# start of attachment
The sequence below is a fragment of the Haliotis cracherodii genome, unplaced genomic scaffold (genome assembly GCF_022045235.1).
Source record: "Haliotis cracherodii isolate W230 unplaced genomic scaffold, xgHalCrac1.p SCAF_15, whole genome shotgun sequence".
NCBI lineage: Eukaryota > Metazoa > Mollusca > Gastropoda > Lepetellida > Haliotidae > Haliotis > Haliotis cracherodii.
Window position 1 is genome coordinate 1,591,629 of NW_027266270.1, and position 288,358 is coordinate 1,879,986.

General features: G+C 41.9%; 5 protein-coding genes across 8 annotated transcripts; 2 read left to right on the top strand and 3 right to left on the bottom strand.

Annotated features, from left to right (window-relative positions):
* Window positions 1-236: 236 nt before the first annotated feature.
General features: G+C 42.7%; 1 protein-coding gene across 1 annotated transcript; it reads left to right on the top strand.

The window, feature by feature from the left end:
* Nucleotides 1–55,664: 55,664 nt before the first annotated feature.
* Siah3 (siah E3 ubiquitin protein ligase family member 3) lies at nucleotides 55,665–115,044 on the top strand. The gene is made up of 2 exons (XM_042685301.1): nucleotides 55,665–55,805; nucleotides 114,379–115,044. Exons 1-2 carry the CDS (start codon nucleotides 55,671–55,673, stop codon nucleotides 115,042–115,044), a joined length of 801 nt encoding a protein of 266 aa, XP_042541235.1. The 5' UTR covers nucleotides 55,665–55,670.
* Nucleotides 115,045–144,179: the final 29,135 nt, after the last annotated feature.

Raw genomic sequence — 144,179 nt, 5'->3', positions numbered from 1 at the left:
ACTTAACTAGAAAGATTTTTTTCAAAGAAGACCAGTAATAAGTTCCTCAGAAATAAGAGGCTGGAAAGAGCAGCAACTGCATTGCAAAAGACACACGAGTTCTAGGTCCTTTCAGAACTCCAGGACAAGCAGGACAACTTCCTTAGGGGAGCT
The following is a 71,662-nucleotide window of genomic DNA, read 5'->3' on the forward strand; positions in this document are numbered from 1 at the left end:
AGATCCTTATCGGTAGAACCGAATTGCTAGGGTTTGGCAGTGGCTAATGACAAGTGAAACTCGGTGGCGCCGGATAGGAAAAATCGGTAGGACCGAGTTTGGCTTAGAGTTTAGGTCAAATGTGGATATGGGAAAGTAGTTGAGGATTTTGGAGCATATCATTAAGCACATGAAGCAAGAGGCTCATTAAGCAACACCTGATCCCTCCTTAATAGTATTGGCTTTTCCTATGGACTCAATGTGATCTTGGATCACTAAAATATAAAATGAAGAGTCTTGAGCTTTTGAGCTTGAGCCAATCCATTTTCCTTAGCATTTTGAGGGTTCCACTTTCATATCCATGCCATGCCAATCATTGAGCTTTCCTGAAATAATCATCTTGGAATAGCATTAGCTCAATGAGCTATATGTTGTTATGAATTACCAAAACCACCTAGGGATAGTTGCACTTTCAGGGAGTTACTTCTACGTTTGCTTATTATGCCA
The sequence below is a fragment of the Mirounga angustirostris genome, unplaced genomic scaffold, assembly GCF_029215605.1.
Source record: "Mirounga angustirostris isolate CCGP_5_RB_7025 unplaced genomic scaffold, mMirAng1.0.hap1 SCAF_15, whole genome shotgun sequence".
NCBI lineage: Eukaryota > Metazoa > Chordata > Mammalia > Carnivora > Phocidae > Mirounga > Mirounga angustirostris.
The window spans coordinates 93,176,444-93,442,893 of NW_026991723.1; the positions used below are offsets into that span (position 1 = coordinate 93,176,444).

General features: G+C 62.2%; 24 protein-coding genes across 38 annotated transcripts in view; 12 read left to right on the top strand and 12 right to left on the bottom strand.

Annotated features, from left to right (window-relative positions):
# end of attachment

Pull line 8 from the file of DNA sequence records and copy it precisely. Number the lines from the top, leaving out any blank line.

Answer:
General features: G+C 42.7%; 1 protein-coding gene across 1 annotated transcript; it reads left to right on the top strand.